Judging by Uber’s stock (UBER) still trading below its $45 initial public offering price, investors haven’t forgotten about one major risk to the ride-hailing giant’s very existence.
That is what happens to Uber’s bottom line and cash flow statement should some 3.9 million drivers be forced by state governments to be classified as full-time employees as opposed to independent contractors. If they are considered to be employees, it could materially raise Uber’s costs as it pays out a variety of benefits inherent to being a staffer.
Uber made such a risk quite clear in its prospectus, which was dropped ahead of its headline-grabbing IPO in May.
Tusk Ventures CEO Bradley Tusk, Uber’s first public policy advisor hired by founder Travis Kalanick in 2015, says the company hasn’t made a mistake by not classifying its drivers as employees.
“I think that is an issue where both sides are taking an extreme position and the reality is somewhere in between,” Tusk said on Yahoo Finance’s The First Trade. “If you are, say a New York City Uber driver and you are working 70 hours a week you are clearly a full-time employee and to think otherwise is ridiculous. If you are a college student or senior citizen driving 12 hours a week, you are clearly not a full-time employee.”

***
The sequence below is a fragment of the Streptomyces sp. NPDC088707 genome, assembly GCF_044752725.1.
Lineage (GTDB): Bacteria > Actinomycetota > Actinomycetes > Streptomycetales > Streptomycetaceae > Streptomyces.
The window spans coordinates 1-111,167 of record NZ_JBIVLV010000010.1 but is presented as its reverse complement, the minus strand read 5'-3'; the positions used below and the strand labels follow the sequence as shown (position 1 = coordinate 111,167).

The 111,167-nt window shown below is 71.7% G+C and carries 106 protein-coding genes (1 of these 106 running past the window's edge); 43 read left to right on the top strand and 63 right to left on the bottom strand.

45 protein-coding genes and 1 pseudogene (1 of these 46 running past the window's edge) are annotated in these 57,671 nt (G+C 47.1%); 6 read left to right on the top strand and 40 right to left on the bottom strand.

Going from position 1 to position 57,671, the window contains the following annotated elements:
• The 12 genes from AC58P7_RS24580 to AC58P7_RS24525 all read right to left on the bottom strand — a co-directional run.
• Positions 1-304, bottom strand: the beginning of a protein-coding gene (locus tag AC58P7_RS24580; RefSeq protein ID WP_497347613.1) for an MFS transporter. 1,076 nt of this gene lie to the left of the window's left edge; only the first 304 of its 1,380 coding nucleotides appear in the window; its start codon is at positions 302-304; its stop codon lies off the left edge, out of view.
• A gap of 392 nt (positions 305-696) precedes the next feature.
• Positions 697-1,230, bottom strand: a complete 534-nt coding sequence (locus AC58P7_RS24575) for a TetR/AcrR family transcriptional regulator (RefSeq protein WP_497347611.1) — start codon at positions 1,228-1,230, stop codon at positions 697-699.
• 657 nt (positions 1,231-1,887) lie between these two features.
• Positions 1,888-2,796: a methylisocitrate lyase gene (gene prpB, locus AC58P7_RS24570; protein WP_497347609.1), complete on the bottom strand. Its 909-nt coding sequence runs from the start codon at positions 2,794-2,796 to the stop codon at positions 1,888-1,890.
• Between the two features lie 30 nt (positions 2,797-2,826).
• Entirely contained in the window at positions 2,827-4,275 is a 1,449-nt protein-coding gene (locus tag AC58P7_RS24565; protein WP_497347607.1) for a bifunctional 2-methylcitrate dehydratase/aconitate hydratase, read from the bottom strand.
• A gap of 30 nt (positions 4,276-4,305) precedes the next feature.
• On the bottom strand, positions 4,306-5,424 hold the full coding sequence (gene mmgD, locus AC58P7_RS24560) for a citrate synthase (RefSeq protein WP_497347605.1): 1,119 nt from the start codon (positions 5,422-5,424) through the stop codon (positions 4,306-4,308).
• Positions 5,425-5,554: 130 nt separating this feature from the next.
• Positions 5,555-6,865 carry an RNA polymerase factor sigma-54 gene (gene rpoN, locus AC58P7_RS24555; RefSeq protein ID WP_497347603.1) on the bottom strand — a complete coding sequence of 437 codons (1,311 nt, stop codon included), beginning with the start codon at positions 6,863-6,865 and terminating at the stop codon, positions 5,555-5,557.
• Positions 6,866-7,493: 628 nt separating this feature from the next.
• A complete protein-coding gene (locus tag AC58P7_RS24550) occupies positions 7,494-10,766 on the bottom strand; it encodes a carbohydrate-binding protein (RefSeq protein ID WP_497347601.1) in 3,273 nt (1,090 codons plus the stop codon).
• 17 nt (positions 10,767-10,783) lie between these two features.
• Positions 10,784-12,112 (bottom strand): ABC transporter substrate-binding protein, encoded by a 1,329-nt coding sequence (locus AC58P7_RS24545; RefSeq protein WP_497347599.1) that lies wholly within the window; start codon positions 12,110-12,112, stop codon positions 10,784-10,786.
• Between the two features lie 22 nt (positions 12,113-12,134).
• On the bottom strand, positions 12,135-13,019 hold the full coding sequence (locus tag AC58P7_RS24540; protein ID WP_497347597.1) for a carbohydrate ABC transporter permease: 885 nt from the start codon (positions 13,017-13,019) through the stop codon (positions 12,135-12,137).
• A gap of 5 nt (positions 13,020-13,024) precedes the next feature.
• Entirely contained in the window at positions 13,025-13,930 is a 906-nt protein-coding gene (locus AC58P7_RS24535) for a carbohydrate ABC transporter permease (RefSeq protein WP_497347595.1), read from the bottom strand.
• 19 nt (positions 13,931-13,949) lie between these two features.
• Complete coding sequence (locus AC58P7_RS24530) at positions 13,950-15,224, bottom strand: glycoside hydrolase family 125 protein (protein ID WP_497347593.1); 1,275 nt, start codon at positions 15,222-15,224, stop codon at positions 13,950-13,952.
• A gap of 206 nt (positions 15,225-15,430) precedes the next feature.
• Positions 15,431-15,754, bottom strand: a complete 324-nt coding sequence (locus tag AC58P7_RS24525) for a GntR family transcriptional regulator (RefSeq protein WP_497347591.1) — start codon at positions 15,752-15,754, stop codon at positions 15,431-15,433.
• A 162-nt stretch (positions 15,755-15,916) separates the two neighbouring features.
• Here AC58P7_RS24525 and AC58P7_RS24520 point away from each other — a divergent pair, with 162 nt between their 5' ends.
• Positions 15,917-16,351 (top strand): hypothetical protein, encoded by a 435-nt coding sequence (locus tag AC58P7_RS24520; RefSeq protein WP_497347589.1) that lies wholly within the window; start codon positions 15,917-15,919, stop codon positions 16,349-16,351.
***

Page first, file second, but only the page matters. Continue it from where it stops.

States will decide status of Uber drivers
“I think the issue will shake out state by state,” Tusk added. “So, like everything it comes down to local politics.”
So far, that state-by-state approach to assessing gig economy workers Tusk mentions has unfolded.
New York City passed minimum wage laws for drivers late last year. Similar efforts by lawmakers are underway in parts of California. Meanwhile, the National Labor Relations Board ruled in May Uber drivers are independent contractors.
Wall Street has continued to warn investors over the regulatory risks associated with Uber and Lyft.
“Transportation services are comparatively new and laws are still forming. Regulations could affect Uber by prohibiting operations; imposing minimum rates; limiting the number of drivers, bikes, and scooters on the road; and/or reclassifying drivers as employees,” wrote Raymond James analyst Justin Patterson in a note to clients.